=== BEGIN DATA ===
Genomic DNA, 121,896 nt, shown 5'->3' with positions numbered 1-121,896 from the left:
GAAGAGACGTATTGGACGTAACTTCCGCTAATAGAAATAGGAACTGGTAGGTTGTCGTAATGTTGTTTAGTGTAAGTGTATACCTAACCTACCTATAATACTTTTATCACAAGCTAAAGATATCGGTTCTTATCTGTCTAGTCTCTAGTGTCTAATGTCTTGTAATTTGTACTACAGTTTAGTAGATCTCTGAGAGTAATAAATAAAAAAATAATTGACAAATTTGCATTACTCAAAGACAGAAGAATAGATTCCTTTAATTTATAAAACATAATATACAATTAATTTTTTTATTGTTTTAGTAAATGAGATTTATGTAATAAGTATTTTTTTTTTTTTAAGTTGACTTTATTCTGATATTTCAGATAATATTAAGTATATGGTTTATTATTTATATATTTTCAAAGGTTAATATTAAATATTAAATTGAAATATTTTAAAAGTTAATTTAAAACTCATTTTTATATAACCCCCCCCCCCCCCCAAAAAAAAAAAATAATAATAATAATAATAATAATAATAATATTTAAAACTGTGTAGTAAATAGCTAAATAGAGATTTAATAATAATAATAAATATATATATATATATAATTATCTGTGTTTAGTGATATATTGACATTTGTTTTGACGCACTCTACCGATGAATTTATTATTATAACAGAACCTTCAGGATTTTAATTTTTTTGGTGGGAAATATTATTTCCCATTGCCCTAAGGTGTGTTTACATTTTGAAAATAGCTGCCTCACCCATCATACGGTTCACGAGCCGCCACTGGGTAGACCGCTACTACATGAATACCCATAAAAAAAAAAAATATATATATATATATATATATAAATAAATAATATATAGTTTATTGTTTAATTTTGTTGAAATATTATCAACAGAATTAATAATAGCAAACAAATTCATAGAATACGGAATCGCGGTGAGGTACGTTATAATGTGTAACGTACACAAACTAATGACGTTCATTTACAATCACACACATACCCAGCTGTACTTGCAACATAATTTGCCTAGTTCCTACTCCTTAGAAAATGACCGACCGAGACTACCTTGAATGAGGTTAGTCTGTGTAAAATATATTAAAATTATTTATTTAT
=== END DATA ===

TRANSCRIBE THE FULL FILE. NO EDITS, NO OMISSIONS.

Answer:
Genomic DNA, 121,896 nt, shown 5'->3' with positions numbered 1-121,896 from the left:
GAAGAGACGTATTGGACGTAACTTCCGCTAATAGAAATAGGAACTGGTAGGTTGTCGTAATGTTGTTTAGTGTAAGTGTATACCTAACCTACCTATAATACTTTTATCACAAGCTAAAGATATCGGTTCTTATCTGTCTAGTCTCTAGTGTCTAATGTCTTGTAATTTGTACTACAGTTTAGTAGATCTCTGAGAGTAATAAATAAAAAAATAATTGACAAATTTGCATTACTCAAAGACAGAAGAATAGATTCCTTTAATTTATAAAACATAATATACAATTAATTTTTTTATTGTTTTAGTAAATGAGATTTATGTAATAAGTATTTTTTTTTTTTTAAGTTGACTTTATTCTGATATTTCAGATAATATTAAGTATATGGTTTATTATTTATATATTTTCAAAGGTTAATATTAAATATTAAATTGAAATATTTTAAAAGTTAATTTAAAACTCATTTTTATATAACCCCCCCCCCCCCCCAAAAAAAAAAAATAATAATAATAATAATAATAATAATAATATTTAAAACTGTGTAGTAAATAGCTAAATAGAGATTTAATAATAATAATAAATATATATATATATATAATTATCTGTGTTTAGTGATATATTGACATTTGTTTTGACGCACTCTACCGATGAATTTATTATTATAACAGAACCTTCAGGATTTTAATTTTTTTGGTGGGAAATATTATTTCCCATTGCCCTAAGGTGTGTTTACATTTTGAAAATAGCTGCCTCACCCATCATACGGTTCACGAGCCGCCACTGGGTAGACCGCTACTACATGAATACCCATAAAAAAAAAAAATATATATATATATATATATATAAATAAATAATATATAGTTTATTGTTTAATTTTGTTGAAATATTATCAACAGAATTAATAATAGCAAACAAATTCATAGAATACGGAATCGCGGTGAGGTACGTTATAATGTGTAACGTACACAAACTAATGACGTTCATTTACAATCACACACATACCCAGCTGTACTTGCAACATAATTTGCCTAGTTCCTACTCCTTAGAAAATGACCGACCGAGACTACCTTGAATGAGGTTAGTCTGTGTAAAATATATTAAAATTATTTATTTAT